When selecting materials for supporting and securing pipes, ducts, conduits, and other components in construction and industrial settings, two of the most common choices are galvanized hanger straps and copper hanger strapping. There are key differences between these two metal strapping solutions that make each better suited for certain applications.
In this comprehensive guide, we’ll compare galvanized steel hanger straps and copper hanger strapping on factors including:
- Material composition
- Strength and durability
- Corrosion resistance
- Suitable applications
Read on to learn the pros and cons of each hanger support system to determine the right one for your specific needs.
Composition of Galvanized Hanger Straps vs. Copper Hanger Strapping
The base metals used in galvanized pipe hanging hardware and copper pipe hanging hardware are quite different:
Galvanized Steel Hanger Straps
Galvanized hanger straps start with an underlying base of steel. This steel is then hot-dipped into a molten zinc bath in a process called galvanization.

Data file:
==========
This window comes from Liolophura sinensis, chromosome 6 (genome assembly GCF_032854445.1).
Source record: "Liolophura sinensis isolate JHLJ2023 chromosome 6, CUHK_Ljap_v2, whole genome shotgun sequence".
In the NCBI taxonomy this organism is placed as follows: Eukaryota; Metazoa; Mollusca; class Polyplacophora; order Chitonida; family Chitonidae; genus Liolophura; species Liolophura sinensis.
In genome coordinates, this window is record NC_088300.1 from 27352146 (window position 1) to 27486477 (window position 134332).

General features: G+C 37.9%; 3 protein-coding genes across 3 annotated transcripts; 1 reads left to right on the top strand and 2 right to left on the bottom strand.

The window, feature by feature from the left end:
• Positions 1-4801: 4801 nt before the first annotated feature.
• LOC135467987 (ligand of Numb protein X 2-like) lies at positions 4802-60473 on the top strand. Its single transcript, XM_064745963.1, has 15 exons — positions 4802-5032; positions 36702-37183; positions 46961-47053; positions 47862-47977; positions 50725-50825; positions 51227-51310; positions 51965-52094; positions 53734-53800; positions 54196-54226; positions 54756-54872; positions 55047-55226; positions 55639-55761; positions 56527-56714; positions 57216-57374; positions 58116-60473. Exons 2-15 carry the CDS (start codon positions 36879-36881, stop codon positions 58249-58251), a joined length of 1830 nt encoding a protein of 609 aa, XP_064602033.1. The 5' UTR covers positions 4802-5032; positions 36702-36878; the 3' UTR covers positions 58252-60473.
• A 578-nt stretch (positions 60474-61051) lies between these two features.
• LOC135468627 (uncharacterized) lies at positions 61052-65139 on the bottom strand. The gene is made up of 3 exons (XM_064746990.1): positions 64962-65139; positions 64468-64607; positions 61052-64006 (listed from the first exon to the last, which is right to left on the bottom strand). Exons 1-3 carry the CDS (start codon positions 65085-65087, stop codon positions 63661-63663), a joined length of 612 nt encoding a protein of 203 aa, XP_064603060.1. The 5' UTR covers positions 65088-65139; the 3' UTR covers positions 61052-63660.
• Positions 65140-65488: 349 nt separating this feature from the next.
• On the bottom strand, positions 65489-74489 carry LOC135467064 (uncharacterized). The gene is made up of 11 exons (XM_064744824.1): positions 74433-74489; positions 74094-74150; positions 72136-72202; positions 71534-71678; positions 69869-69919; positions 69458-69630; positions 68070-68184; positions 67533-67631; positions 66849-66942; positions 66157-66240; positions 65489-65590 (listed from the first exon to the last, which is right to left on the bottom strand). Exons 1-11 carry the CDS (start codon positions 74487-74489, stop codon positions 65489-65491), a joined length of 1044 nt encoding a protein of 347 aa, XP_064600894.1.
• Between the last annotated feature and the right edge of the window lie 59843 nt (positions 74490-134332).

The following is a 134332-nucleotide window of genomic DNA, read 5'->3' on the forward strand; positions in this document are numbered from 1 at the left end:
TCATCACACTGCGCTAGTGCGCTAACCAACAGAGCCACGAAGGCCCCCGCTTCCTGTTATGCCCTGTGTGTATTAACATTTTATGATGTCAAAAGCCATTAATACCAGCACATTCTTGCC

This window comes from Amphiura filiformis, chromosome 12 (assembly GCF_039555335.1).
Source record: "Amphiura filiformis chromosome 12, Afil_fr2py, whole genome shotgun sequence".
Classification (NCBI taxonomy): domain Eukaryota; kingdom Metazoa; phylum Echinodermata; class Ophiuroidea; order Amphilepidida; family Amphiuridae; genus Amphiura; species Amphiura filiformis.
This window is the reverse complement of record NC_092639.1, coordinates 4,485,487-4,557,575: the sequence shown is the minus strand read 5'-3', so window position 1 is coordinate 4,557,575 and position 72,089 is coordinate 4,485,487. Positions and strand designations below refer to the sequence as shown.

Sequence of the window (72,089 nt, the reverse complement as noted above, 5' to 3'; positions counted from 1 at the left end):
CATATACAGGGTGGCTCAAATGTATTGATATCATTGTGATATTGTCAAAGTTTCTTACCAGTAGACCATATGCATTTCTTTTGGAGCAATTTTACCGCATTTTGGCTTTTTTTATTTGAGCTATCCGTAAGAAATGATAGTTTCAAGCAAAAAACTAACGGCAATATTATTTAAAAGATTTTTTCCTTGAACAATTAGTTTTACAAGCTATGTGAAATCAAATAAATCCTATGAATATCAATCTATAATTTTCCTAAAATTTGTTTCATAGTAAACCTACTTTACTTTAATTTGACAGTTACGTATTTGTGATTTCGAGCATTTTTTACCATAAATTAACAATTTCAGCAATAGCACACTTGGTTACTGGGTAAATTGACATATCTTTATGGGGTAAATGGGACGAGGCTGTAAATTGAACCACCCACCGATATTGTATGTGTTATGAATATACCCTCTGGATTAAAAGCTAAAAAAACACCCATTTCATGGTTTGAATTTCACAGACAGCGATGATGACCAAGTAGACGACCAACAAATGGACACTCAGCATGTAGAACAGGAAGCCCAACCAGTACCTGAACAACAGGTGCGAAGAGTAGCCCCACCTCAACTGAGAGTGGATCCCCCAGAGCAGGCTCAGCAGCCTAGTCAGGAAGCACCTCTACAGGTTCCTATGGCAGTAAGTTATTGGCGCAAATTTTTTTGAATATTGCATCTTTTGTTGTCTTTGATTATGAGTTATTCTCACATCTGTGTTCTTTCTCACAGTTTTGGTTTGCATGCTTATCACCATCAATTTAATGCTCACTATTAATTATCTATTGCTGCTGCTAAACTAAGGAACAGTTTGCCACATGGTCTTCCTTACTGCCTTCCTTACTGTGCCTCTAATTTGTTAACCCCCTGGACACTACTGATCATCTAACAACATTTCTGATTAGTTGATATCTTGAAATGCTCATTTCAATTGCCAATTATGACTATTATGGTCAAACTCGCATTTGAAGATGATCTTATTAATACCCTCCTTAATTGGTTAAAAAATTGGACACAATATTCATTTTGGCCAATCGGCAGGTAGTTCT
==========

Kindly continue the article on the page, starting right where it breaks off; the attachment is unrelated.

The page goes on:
The zinc coating applied during galvanization bonds to the steel surface to provide temporary corrosion protection. Galvanized coatings are typically 0.2 to 2 mm thick.
The resulting galvanized steel offers a reasonably strong and rigid durable hanger material for securely supporting moderate loads. The galvanization gives initial rust prevention as well.
Copper Hanger Strapping
Copper hanger strapping begins with strapping made purely from copper metal. Copper has inherent corrosion resistance, so does not require any additional protective coating.
Copper has been used for many decades thanks to its high thermal and electrical conductivity, ductility, and visually appealing appearance. Although not as strong as steel, copper still provides reasonable load support capabilities.